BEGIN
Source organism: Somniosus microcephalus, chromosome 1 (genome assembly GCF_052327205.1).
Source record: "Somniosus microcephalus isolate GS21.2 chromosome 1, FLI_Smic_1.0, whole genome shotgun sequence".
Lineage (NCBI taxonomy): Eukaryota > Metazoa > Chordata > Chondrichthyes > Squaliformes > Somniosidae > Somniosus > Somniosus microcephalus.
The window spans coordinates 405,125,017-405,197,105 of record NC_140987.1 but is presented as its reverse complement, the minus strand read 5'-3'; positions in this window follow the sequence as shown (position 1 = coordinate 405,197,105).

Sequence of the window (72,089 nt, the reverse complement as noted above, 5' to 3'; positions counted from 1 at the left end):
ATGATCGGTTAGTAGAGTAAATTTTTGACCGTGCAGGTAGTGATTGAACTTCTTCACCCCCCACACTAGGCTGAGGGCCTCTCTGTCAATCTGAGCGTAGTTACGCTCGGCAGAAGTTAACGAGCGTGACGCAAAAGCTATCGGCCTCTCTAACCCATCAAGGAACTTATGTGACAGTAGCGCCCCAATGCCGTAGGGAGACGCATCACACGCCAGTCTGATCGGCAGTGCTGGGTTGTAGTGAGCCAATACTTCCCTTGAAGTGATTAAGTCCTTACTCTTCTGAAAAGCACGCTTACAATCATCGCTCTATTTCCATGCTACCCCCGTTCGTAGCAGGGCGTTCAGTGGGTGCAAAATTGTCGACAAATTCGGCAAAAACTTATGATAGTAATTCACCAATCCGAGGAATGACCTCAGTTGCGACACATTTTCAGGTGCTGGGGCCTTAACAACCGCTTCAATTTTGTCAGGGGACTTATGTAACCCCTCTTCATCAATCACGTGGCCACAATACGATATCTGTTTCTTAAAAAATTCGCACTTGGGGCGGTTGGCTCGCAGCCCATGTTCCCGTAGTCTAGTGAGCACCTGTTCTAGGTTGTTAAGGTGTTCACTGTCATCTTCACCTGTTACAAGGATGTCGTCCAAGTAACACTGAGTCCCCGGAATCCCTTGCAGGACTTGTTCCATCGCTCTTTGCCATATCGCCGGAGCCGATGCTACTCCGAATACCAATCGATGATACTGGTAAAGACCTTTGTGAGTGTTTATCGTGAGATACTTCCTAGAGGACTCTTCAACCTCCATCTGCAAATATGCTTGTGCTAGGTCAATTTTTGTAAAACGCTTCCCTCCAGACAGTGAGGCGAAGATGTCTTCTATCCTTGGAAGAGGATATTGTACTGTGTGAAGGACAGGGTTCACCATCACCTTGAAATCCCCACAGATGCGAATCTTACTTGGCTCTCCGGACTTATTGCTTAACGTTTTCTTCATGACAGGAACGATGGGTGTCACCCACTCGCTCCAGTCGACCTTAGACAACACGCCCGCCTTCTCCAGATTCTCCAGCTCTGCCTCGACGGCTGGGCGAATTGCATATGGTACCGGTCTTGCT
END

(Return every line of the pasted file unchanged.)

Source organism: Somniosus microcephalus, chromosome 1 (genome assembly GCF_052327205.1).
Source record: "Somniosus microcephalus isolate GS21.2 chromosome 1, FLI_Smic_1.0, whole genome shotgun sequence".
Lineage (NCBI taxonomy): Eukaryota > Metazoa > Chordata > Chondrichthyes > Squaliformes > Somniosidae > Somniosus > Somniosus microcephalus.
The window spans coordinates 405,125,017-405,197,105 of record NC_140987.1 but is presented as its reverse complement, the minus strand read 5'-3'; positions in this window follow the sequence as shown (position 1 = coordinate 405,197,105).

Sequence of the window (72,089 nt, the reverse complement as noted above, 5' to 3'; positions counted from 1 at the left end):
ATGATCGGTTAGTAGAGTAAATTTTTGACCGTGCAGGTAGTGATTGAACTTCTTCACCCCCCACACTAGGCTGAGGGCCTCTCTGTCAATCTGAGCGTAGTTACGCTCGGCAGAAGTTAACGAGCGTGACGCAAAAGCTATCGGCCTCTCTAACCCATCAAGGAACTTATGTGACAGTAGCGCCCCAATGCCGTAGGGAGACGCATCACACGCCAGTCTGATCGGCAGTGCTGGGTTGTAGTGAGCCAATACTTCCCTTGAAGTGATTAAGTCCTTACTCTTCTGAAAAGCACGCTTACAATCATCGCTCTATTTCCATGCTACCCCCGTTCGTAGCAGGGCGTTCAGTGGGTGCAAAATTGTCGACAAATTCGGCAAAAACTTATGATAGTAATTCACCAATCCGAGGAATGACCTCAGTTGCGACACATTTTCAGGTGCTGGGGCCTTAACAACCGCTTCAATTTTGTCAGGGGACTTATGTAACCCCTCTTCATCAATCACGTGGCCACAATACGATATCTGTTTCTTAAAAAATTCGCACTTGGGGCGGTTGGCTCGCAGCCCATGTTCCCGTAGTCTAGTGAGCACCTGTTCTAGGTTGTTAAGGTGTTCACTGTCATCTTCACCTGTTACAAGGATGTCGTCCAAGTAACACTGAGTCCCCGGAATCCCTTGCAGGACTTGTTCCATCGCTCTTTGCCATATCGCCGGAGCCGATGCTACTCCGAATACCAATCGATGATACTGGTAAAGACCTTTGTGAGTGTTTATCGTGAGATACTTCCTAGAGGACTCTTCAACCTCCATCTGCAAATATGCTTGTGCTAGGTCAATTTTTGTAAAACGCTTCCCTCCAGACAGTGAGGCGAAGATGTCTTCTATCCTTGGAAGAGGATATTGTACTGTGTGAAGGACAGGGTTCACCATCACCTTGAAATCCCCACAGATGCGAATCTTACTTGGCTCTCCGGACTTATTGCTTAACGTTTTCTTCATGACAGGAACGATGGGTGTCACCCACTCGCTCCAGTCGACCTTAGACAACACGCCCGCCTTCTCCAGATTCTCCAGCTCTGCCTCGACGGCTGGGCGAATTGCATATGGTACCGGTCTTGCT